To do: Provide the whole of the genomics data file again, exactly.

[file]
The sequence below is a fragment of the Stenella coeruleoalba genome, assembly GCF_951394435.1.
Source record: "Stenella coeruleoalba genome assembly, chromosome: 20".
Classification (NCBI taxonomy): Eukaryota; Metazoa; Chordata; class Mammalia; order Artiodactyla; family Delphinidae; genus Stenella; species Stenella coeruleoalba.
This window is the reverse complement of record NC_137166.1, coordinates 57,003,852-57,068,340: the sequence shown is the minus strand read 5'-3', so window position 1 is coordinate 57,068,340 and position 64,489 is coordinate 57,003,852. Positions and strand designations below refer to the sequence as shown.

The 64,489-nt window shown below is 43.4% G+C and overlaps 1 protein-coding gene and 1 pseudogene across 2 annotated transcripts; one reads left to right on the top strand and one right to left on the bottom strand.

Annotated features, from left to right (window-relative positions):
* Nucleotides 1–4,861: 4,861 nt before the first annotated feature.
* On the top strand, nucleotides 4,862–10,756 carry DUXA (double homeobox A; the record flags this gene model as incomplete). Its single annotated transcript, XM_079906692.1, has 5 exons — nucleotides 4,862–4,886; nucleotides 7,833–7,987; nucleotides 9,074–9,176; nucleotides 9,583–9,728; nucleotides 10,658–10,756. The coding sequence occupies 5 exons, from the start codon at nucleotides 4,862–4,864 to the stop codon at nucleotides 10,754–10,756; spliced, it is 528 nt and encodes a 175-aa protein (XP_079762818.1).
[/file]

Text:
The sequence below is a fragment of the Stenella coeruleoalba genome, assembly GCF_951394435.1.
Source record: "Stenella coeruleoalba genome assembly, chromosome: 20".
Classification (NCBI taxonomy): Eukaryota; Metazoa; Chordata; class Mammalia; order Artiodactyla; family Delphinidae; genus Stenella; species Stenella coeruleoalba.
This window is the reverse complement of record NC_137166.1, coordinates 57,003,852-57,068,340: the sequence shown is the minus strand read 5'-3', so window position 1 is coordinate 57,068,340 and position 64,489 is coordinate 57,003,852. Positions and strand designations below refer to the sequence as shown.

The 64,489-nt window shown below is 43.4% G+C and overlaps 1 protein-coding gene and 1 pseudogene across 2 annotated transcripts; one reads left to right on the top strand and one right to left on the bottom strand.

Annotated features, from left to right (window-relative positions):
* Nucleotides 1–4,861: 4,861 nt before the first annotated feature.
* On the top strand, nucleotides 4,862–10,756 carry DUXA (double homeobox A; the record flags this gene model as incomplete). Its single annotated transcript, XM_079906692.1, has 5 exons — nucleotides 4,862–4,886; nucleotides 7,833–7,987; nucleotides 9,074–9,176; nucleotides 9,583–9,728; nucleotides 10,658–10,756. The coding sequence occupies 5 exons, from the start codon at nucleotides 4,862–4,864 to the stop codon at nucleotides 10,754–10,756; spliced, it is 528 nt and encodes a 175-aa protein (XP_079762818.1).